MIAMI BEACH (CBSMiami) — Dozens of protesters lined up in front of Miami Beach city hall as local leaders talked about a chemical causing debate in the Zika fight – Naled.
Mosquito control crews were set to spray Naled over Miami Beach, just like they did in Wynwood, starting Thursday but growing concerns from residents and local leaders prompted a delay.
Miami-Dade County Mayor Carlos Gimenez issued a statement on the matter, saying in part:
“During today’s meeting with the City of Miami Beach, City leadership, and residents asked for more time to prepare and inform Miami Beach residents and visitors about our aerial spraying plan. In consultation with health experts and the City of Miami Beach, we have agreed to delay aerial spraying with adulticide by one day. We will begin spraying on Friday around 5:00 a.m, weather permitting, and will spray this Sunday, and the following two weekends. This schedule will minimize disruption to our school children and families.”
Earlier, residents and local officials sat down for an informational meeting – a meeting wrought with major debate on Naled. Crowds at the meeting inside city hall were passionate Wednesday morning as Mayor Gimenez spoke about the scheduled spray meant to control the mosquito population – a culprit in the spread of the virus.
“The city of Miami Beach offered a reasonable solution to spray natural pesticide and it was overridden by the state,” said Miami Beach resident Michael Capponi.
Also there, were state health officials, CDC representatives, and Naled experts. The residents did not want to hear from any of them during the meeting. Protesters carrying signs demanded that independent experts speak about Naled.
“This chemical was ran out of Puerto Rico. It’s been banned in 22 European Unions and it’s the wrong message to be sent especially when you’re dealing with tourism here in Miami,” said business owner Chad Allison.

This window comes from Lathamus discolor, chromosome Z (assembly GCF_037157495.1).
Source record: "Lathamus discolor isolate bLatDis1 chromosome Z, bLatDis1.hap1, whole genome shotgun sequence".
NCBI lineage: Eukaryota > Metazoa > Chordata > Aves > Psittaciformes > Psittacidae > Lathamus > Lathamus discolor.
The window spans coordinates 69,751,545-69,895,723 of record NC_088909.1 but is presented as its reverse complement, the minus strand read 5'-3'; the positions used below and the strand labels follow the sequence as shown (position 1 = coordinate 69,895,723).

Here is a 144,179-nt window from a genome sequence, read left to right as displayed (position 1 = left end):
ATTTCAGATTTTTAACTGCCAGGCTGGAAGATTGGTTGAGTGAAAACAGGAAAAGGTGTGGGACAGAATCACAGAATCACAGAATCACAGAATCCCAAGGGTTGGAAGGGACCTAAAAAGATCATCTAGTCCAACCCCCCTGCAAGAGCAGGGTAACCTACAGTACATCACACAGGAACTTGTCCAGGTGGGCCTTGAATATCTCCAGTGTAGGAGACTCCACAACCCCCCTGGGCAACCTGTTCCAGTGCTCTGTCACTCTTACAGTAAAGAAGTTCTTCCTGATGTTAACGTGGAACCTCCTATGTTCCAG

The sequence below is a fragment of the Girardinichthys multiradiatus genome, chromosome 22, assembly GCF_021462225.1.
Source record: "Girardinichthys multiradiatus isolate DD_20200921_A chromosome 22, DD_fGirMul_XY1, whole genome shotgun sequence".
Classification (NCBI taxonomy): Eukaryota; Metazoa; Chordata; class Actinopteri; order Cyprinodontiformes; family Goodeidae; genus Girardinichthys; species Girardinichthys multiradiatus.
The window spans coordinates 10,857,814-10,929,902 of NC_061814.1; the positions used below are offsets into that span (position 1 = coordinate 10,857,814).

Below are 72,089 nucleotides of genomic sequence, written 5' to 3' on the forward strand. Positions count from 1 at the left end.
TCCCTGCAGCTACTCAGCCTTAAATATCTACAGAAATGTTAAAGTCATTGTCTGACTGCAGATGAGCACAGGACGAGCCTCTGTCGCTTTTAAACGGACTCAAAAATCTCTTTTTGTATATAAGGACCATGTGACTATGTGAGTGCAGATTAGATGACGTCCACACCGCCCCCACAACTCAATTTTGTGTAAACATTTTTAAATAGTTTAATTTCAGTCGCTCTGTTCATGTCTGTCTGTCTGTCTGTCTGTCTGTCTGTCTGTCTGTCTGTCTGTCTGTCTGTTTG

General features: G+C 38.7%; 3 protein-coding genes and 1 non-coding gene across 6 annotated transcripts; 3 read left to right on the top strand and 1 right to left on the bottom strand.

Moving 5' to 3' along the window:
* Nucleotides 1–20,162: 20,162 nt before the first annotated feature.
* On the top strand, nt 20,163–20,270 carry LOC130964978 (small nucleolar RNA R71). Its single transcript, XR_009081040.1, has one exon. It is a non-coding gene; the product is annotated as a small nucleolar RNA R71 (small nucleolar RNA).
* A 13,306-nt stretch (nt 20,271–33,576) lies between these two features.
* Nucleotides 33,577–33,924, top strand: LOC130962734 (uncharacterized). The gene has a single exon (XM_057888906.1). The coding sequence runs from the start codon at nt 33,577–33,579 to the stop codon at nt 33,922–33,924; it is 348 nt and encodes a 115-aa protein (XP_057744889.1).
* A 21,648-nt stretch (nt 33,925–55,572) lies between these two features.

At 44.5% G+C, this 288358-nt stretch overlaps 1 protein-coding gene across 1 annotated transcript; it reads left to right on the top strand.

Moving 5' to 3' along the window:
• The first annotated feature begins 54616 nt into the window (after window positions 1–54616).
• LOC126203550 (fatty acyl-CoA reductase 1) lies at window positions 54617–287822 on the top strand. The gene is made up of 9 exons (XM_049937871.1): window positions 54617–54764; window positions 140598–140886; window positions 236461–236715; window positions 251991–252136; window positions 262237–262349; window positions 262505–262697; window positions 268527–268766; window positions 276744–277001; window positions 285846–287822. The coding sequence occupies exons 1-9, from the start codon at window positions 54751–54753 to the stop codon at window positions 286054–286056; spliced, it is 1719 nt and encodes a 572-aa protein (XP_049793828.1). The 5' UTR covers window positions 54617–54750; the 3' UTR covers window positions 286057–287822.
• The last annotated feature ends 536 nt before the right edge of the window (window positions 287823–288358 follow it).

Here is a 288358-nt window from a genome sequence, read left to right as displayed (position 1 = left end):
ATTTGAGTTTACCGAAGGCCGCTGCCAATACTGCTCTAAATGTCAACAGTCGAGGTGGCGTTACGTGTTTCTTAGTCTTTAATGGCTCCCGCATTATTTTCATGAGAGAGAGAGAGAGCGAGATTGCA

Despite expert advice that the amount of Naled to be sprayed is too low to be harmful, many worry it’s dangerous and poses health risks. In this case, it will be spread offshore, then waft over land.
Miami Beach Mayor Philip Levine is not happy about it; however, he says, based on what the experts tell him, it must be done. Over the weekend, the number of mosquitos caught in traps went up – meaning the population is growing.
“It came from the strong recommendation, from what we’ve been told, by the CDC, as well as the surgeon general, the Department of Agriculture and that decision, truly is solely made by the governor of the state of Florida,” said Levine on Tuesday.
Levine said he learned from the state on Tuesday through a news release that Florida Governor Rick Scott was mandating the spraying of Naled on the beach using its helicopters and its contractors – a decision that Mayor Gimenez is also supporting.
“I have to do my duty and I know that every once in a while, I have to make a very difficult decision that is not going to be fully supported by the people,” said Mayor Gimenez.
He says he is trying to be consistent and follow expert recommendations.
“If the commission doesn’t want this, then I need to go back to my attorney and say do I have the duty and right to do this. I need to be consistent in the application of how we’re going to fight mosquitoes in Miami-Dade County,” said Gimenez. “I cannot choose one community over another community.”
The recommendations came after mosquitoes in Miami Beach tested positive for the Zika virus last week, prompting stepped up spraying efforts in the city’s transmission zone. Despite that, the mosquito population grew, raising more concern about the spread of the virus that has been linked to severe birth defects in children.
For Miami Beach Commissioner Ricky Arriola, the link to birth defects is a big issue for him.
“I have an unborn child that I am taking care of and I’m worried about Zika,” said Arriola. “Can I look at myself in the mirror if something were to happen to my child or any of your children? The answer to that is no.”
As for how to stop the scheduled spraying Miami Beach Commissioner Michael Grieco said, “The only way this gets stopped is one of two ways – either the county reconsiders or we’re able to get an injunction. Hopefully, it doesn’t come to that.”
Grieco told CBS4’s Silva Harapetian, he had an attorney already lined up in case they had to file for an injunction.
As of Wednesday, there were 56 non-travel related cases of the virus in Florida and 596 travel-related cases. Eighty pregnant women in the state have been infected with Zika.
So far, the local transmission zones are the following:
- Wynwood Area – NW 22nd St. at the South, NE 2nd Ave to NE 23rd St. at the east; NW 3rd Ave to the west; and NE 36th St to the north.
- Miami Beach Area – 28th Street to the north, 8th Street to the south, intercoastal water to the west and the Atlantic Ocean to the east.